• The spread of Islam in Sub-Saharan Africa and Asia
• The influence of Toltec/Mexica and Inca traditions in Mesoamerica and Andean America
Diffusion of scientific and technological innovations:
• The influence of Greek and Indian mathematics on Muslim scholars
• The return of Greek science and philosophy to Western Europe via Muslim a lAndalus in Iberia
• The spread of printing and gunpowder technologies from East Asia into the Islamic empires and Western Europe
There was continued diffusion of crops and pathogens, including epidemic diseases like the bubonic plague, throughout the Eastern Hemisphere along the trade routes.
• Bananas in Africa
- New rice varieties in East Asia
• The spread of cotton, sugar, and citrus throughout Dar al-Islam and the Mediterranean basin
Traditional sources of power and legitimacy:
• Land-owning elites
• New methods of taxation
• Tributary systems
• Adaptation of religious institutions
• Muslim Iberia
• Delhi Sultanates
• In the Italian peninsula
• In East Africa
• In Southeast Asia
• In the Americas
Some states synthesized local with foreign traditions.
• Persian traditions that influenced Islamic states -Chinese traditions that influenced states in Japan
Interregional contacts and conflicts between states and empires encouraged significant technological and cultural transfers
• Paper-making techniques between Tang China and the Abbasids
• Gunpowder during the Mongol Empire
• Neoconfucianism from China to Korea and Japan
Agricultural production increased significantly due to technological innovations.
• The chinampa field systems
• Waru waru agricultural techniques in the Andean areas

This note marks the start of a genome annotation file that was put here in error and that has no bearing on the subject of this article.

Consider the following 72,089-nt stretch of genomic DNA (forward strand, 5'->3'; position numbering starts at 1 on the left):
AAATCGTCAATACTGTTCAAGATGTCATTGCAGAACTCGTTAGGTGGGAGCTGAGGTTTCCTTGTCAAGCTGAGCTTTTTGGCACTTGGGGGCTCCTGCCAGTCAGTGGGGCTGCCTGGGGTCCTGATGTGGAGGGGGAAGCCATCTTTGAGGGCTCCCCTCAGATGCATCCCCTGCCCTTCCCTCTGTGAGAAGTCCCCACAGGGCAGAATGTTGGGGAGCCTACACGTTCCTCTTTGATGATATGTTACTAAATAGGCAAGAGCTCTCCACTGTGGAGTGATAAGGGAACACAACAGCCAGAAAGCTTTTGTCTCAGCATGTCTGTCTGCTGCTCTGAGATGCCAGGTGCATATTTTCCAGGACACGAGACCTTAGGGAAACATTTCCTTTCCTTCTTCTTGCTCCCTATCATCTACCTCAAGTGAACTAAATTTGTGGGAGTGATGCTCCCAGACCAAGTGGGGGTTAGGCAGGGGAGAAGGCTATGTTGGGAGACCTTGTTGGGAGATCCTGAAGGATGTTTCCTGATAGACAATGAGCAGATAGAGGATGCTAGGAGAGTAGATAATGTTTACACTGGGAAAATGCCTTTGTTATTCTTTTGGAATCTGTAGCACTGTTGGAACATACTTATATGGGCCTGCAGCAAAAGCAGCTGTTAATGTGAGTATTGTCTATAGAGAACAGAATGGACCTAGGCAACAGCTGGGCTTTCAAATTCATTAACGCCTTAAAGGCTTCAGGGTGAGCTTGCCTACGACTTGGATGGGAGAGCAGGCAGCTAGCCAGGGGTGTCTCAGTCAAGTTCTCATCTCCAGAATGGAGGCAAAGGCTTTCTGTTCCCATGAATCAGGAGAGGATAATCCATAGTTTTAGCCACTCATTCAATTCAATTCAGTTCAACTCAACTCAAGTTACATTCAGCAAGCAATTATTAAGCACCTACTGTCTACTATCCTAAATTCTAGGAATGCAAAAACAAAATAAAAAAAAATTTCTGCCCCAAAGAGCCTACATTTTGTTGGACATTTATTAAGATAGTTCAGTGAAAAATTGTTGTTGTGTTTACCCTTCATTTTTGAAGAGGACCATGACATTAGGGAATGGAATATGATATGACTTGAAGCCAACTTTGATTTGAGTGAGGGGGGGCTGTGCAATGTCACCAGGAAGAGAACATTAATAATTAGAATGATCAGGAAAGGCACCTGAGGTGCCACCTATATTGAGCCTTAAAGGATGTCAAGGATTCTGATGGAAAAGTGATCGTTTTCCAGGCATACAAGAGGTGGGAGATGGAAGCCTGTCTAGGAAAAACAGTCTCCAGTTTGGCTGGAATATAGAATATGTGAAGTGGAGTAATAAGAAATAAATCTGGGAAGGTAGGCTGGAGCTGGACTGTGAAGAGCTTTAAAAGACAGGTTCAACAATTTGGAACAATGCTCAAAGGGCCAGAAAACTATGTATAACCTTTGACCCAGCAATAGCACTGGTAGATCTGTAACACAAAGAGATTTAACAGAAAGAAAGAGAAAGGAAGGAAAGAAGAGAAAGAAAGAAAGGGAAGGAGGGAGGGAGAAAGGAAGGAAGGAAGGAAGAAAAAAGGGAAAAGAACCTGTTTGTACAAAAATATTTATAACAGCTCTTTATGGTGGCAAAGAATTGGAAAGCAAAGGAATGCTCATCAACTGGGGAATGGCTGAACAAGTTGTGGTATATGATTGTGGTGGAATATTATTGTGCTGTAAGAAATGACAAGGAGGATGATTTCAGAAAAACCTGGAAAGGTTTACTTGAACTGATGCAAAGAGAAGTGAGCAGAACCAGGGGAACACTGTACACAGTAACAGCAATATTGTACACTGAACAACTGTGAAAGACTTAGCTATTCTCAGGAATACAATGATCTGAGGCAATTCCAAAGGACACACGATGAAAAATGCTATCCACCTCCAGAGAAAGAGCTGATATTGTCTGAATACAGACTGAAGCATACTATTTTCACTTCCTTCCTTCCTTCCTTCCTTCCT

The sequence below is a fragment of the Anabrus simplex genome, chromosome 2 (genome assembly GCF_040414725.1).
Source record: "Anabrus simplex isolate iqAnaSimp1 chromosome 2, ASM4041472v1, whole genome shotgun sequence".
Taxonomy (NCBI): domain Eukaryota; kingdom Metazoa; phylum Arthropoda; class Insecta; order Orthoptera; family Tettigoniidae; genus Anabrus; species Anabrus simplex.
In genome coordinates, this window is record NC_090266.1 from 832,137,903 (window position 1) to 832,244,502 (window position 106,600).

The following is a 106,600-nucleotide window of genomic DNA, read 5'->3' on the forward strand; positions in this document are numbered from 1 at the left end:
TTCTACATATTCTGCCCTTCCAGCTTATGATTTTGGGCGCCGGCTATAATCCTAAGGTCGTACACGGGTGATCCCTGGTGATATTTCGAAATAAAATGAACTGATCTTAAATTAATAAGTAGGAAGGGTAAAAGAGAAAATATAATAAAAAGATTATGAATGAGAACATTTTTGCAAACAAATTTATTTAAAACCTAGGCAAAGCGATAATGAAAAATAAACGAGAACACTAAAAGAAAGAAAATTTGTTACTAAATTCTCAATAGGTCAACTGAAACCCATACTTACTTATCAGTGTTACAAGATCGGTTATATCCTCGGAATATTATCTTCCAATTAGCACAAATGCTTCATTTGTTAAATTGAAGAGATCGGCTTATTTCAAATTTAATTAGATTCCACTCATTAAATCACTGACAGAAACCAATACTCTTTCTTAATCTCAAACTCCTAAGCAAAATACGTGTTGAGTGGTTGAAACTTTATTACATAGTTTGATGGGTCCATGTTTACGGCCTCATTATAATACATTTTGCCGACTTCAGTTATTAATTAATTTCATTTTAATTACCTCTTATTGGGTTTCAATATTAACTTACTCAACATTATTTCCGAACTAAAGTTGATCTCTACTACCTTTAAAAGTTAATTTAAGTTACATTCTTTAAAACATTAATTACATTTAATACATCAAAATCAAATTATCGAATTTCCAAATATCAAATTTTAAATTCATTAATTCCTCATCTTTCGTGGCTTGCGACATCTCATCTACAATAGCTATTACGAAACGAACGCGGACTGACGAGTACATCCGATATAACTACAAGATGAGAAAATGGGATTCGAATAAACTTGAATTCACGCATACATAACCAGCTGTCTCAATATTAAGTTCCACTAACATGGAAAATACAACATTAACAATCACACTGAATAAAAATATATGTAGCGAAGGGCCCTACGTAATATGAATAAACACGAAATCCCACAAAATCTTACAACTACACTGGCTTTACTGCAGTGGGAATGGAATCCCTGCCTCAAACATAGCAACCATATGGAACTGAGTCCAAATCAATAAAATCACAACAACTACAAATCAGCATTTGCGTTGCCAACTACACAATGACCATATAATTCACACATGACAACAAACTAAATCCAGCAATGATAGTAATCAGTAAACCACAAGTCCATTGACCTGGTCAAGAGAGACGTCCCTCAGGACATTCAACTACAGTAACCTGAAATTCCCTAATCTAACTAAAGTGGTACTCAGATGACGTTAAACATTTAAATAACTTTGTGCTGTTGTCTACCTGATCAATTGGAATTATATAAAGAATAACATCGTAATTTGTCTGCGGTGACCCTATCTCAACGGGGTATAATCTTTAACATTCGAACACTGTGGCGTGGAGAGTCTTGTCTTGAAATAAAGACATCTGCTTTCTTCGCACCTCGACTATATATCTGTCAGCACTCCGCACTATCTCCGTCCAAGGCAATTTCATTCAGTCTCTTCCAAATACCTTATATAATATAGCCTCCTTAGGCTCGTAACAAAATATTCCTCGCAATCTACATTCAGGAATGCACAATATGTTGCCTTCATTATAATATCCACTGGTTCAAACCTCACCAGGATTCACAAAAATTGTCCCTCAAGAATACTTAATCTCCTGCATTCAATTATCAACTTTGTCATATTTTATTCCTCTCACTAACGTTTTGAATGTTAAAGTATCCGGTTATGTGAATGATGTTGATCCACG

• Improved terracing techniques
• The horse collar
The fate of cities varied greatly, with periods of significant decline, and with periods of increased urbanization buoyed by rising productivity and expanding trade networks.
Multiple factors contributed to the decline of urban areas in this period, including invasions, disease, and the decline of agricultural productivity.
Despite significant continuities in social structures and in methods of production, there were also some important changes in labor management and in the effect of religious conversion on gender relations and family life.
Forms of labor organization included free peasant agriculture, nomadic pastoralism, craft production and guild organization, various forms of coerced and unfree labor, government-imposed labor taxes, and military obligations.
As in the previous period, social structures were shaped largely by class and caste hierarchies.
Women exercised more power and influence, most notably among the Mongols and in West Africa, Japan, and Southeast Asia.
The demand for slaves for both military and domestic purposes increased, particularly in central Eurasia, parts of Africa, and the eastern Mediterranean.
- The Byzantine Empire
The diffusion of Buddhism, Christianity, Islam, and Neoconfucianism often led to significant changes in gender relations and family structure.
• Divorce for both men and women in some Muslim states
- The practice of foot binding in Song China